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Wordstock - Watch Your Words

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Watch Your Words!

 (For Mangling Malapropisms) 



Dear Reader,

Each month I wait with baited breath to see you here and all the while I hope that you collaborate with all that I say…

Wait! I can hear a few giggles already. Did I say something funny? 

Well, a friend just glanced at my note and says I ought to have written ‘Each month I wait with bated breath to see you here and all the while I hope that you corroborate with all that I say’. 

Okay!  But what was I thinking? 

You see, baited and collaborate correspond phonetically with ‘bated’ and ‘corroborate’. I goofed up royally!

Clearly, misspeaking and misspelling words, and using ones that do not mean what I intend, is a shortcoming that often puts me on the spot. It doesn’t pay to sound humorous in non-humorous ways, and I hadn’t in the least aspired to generate a laughter session. My speech error is much like the girl’s who exclaimed delightfully how proud she felt to dance the flamingo in the competition. Ah! If only flamenco hadn’t sounded similar to flamingo she, like me, wouldn’t have made a monkey of herself. 

Okay, so that was a glimpse of how things can be if we aren’t mindful of our words. Mark Twain pointed out how the use of an inappropriate word disservices an implied utterance : “The difference between the right word and the almost-right word is the difference between lightning and the lightning bug." Clearly, when you use a similar-sounding, yet, unsuitable word in place of the right one, the effect is often comical, and the instance of speech error is termed ‘malapropism’. While communication demands are higher than the time one has to look up a dictionary, using the right words can be tricky for someone who confuses two words that sound similar, and uses the wrong one.  An interesting syndrome that afflicts many speakers, great and small, alike.

Malapropism is a fascinating communication gaffe that draws its source from a character named Mrs. Malaprop in Richard Brinsley Sheridan’s 1775 play, ‘The Rivals’. Mrs. Malaprop’s frequent slipups and recklessness in her use of words produce great hilarity as in, Illiterate him from your memory instead of ‘obliterate’, and she's as headstrong as an allegory, rather than ‘alligator’. He is the very pineapple of politeness! ‘Pinnacle’, Mrs. Malaprop! The woman has her audience in stiches each time she drops the ball: apprehend for reprehend, vernacular for oracular, arrangement for derangement, and epithets for epitaphs.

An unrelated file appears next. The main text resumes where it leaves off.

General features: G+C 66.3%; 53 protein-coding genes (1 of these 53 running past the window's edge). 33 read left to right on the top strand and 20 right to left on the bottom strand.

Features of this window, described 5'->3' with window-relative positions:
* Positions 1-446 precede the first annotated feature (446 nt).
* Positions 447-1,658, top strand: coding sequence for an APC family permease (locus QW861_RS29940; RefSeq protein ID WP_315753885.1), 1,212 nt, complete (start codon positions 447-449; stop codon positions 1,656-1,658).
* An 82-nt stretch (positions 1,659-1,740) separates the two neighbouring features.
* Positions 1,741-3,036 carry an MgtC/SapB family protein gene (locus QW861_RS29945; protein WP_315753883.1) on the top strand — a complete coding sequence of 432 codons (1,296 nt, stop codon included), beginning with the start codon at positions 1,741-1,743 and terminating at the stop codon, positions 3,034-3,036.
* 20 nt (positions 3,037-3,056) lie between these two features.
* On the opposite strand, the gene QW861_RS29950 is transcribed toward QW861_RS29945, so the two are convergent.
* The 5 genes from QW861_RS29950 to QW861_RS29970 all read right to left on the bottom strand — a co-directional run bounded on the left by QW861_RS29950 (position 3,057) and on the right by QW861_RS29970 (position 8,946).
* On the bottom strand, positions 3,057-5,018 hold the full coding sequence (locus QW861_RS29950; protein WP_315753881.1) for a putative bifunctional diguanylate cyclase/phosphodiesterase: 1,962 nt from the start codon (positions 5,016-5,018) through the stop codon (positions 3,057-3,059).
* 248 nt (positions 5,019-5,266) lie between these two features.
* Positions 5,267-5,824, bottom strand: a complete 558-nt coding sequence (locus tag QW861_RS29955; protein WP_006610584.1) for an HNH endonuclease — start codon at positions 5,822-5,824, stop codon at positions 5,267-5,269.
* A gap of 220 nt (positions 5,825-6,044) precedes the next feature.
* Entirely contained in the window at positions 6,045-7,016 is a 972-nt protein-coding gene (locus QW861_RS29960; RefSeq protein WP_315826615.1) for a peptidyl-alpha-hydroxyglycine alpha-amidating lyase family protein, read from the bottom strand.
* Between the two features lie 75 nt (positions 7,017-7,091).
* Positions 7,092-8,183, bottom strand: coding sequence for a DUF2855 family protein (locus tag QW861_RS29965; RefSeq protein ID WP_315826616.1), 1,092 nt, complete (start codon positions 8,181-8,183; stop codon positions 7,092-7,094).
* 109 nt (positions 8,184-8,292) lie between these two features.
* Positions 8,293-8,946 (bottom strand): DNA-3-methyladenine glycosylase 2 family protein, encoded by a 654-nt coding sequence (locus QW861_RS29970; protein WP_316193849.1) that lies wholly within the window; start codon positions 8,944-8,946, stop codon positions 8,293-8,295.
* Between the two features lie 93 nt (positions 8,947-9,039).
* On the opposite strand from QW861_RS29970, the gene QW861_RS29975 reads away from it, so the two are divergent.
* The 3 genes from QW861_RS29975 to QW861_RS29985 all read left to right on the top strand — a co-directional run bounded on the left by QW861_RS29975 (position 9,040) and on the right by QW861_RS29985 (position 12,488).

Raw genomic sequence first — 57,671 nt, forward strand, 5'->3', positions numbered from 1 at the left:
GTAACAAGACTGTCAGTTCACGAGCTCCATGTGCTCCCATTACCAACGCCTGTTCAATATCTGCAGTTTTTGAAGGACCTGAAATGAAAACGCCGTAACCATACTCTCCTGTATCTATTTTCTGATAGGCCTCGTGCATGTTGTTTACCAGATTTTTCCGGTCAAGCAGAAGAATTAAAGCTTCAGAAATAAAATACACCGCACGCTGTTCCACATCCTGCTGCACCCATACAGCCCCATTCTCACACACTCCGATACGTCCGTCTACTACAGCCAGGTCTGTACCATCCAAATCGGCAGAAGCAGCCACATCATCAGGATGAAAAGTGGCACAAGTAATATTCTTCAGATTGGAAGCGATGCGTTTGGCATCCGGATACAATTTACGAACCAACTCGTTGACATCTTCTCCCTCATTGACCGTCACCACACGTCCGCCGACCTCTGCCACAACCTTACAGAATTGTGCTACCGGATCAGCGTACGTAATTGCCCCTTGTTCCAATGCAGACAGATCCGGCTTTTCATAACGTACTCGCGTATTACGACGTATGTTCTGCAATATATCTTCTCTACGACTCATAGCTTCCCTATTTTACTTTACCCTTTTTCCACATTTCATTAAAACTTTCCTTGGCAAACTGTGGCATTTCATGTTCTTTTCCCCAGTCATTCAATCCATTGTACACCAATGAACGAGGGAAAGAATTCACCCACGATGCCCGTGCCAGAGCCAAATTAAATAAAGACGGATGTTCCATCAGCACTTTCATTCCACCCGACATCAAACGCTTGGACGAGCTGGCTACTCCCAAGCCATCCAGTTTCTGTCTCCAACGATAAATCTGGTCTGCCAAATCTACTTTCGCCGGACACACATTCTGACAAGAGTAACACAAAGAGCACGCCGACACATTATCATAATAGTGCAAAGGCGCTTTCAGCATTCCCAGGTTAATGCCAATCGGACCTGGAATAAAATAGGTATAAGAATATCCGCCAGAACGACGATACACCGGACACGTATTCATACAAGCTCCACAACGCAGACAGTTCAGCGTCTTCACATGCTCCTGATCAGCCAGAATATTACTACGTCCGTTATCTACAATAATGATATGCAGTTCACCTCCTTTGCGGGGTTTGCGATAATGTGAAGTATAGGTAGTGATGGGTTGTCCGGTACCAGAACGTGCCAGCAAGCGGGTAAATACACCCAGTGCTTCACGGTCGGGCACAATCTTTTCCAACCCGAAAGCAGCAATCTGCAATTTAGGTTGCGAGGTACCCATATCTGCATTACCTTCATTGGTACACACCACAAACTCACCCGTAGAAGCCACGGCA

Malapropisms often occur as a kind of speech error in everyday speech. Perhaps, we have all flung a misnomer at least once in our lifetime. However, for some, the malady affects their speech pattern in marked degrees. Quite like Grandma who says she’s grown lack toast intolerant and demands canine pepper instead of ‘cayenne pepper’. She skillfully reverses ‘blood transfusion’ with blood transmission. But, that’s Granny, plagued with chronic malapropism, and at eighty two she admits it’s late to nick it in the butt.  While we generously discount her lapses, we were abashed when she thoughtlessly swapped ‘condos’ with condoms.  

If you  bond with granny in a kindred breed, and want to avoid egg on your face, watch out before hurling a brassiere in place of brasserie or carnal instead of carnival.  Also, it can hurt if you accidently prostrate for prostate. To some monogamy is monotony…What say? laugh  Similarly, bear in mind that you can circumscribe a circle around a square, but circumcise? NOOOOO!!!

Accordingly, if you constantly mix up ensure and insure, words which sound alike but are nuanced distinctly, do yourself a favor; look them up. The same goes for allude and elude, influence and affluence, pigment or figment, expansive vs expensive, acute or abstruse, and so many more.  That explains why ‘optical illusions’ pop up as optical conclusions and ‘men of great statute’ sometimes turn into men of great statue.

However, to think that malapropism is a malady of the masses is a miscalculation. Celebrities, TV presenters, commentators, and political leaders are hardly immune to such lexical deficiencies.